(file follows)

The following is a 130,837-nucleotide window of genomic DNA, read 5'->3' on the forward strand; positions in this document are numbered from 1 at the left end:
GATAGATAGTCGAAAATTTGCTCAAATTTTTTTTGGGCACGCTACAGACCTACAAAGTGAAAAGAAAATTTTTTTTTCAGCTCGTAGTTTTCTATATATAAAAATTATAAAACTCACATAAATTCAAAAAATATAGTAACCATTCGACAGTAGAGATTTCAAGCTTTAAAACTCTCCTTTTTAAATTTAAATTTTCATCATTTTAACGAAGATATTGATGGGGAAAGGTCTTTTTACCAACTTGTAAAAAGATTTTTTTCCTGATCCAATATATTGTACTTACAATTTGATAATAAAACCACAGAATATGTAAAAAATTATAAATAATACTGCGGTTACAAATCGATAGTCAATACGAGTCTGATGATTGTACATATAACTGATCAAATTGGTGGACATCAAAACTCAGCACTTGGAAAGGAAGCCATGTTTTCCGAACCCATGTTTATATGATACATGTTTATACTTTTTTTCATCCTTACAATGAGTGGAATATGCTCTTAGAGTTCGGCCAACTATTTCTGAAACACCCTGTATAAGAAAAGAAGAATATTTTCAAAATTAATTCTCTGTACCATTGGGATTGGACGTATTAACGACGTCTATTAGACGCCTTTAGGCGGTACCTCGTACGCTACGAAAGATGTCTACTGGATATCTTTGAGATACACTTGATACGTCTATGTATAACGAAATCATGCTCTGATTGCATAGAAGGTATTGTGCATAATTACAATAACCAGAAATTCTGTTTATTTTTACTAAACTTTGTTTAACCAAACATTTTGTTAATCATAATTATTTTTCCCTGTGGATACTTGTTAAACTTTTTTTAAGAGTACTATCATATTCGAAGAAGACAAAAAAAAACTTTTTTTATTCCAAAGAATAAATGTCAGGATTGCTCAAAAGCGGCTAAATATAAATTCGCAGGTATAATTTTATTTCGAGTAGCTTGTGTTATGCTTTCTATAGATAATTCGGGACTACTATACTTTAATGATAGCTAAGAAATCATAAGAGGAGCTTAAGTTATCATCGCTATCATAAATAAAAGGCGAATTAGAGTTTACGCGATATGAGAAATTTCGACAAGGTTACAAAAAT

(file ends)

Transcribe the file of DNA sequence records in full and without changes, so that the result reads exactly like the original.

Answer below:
The following is a 130,837-nucleotide window of genomic DNA, read 5'->3' on the forward strand; positions in this document are numbered from 1 at the left end:
GATAGATAGTCGAAAATTTGCTCAAATTTTTTTTGGGCACGCTACAGACCTACAAAGTGAAAAGAAAATTTTTTTTTCAGCTCGTAGTTTTCTATATATAAAAATTATAAAACTCACATAAATTCAAAAAATATAGTAACCATTCGACAGTAGAGATTTCAAGCTTTAAAACTCTCCTTTTTAAATTTAAATTTTCATCATTTTAACGAAGATATTGATGGGGAAAGGTCTTTTTACCAACTTGTAAAAAGATTTTTTTCCTGATCCAATATATTGTACTTACAATTTGATAATAAAACCACAGAATATGTAAAAAATTATAAATAATACTGCGGTTACAAATCGATAGTCAATACGAGTCTGATGATTGTACATATAACTGATCAAATTGGTGGACATCAAAACTCAGCACTTGGAAAGGAAGCCATGTTTTCCGAACCCATGTTTATATGATACATGTTTATACTTTTTTTCATCCTTACAATGAGTGGAATATGCTCTTAGAGTTCGGCCAACTATTTCTGAAACACCCTGTATAAGAAAAGAAGAATATTTTCAAAATTAATTCTCTGTACCATTGGGATTGGACGTATTAACGACGTCTATTAGACGCCTTTAGGCGGTACCTCGTACGCTACGAAAGATGTCTACTGGATATCTTTGAGATACACTTGATACGTCTATGTATAACGAAATCATGCTCTGATTGCATAGAAGGTATTGTGCATAATTACAATAACCAGAAATTCTGTTTATTTTTACTAAACTTTGTTTAACCAAACATTTTGTTAATCATAATTATTTTTCCCTGTGGATACTTGTTAAACTTTTTTTAAGAGTACTATCATATTCGAAGAAGACAAAAAAAAACTTTTTTTATTCCAAAGAATAAATGTCAGGATTGCTCAAAAGCGGCTAAATATAAATTCGCAGGTATAATTTTATTTCGAGTAGCTTGTGTTATGCTTTCTATAGATAATTCGGGACTACTATACTTTAATGATAGCTAAGAAATCATAAGAGGAGCTTAAGTTATCATCGCTATCATAAATAAAAGGCGAATTAGAGTTTACGCGATATGAGAAATTTCGACAAGGTTACAAAAAT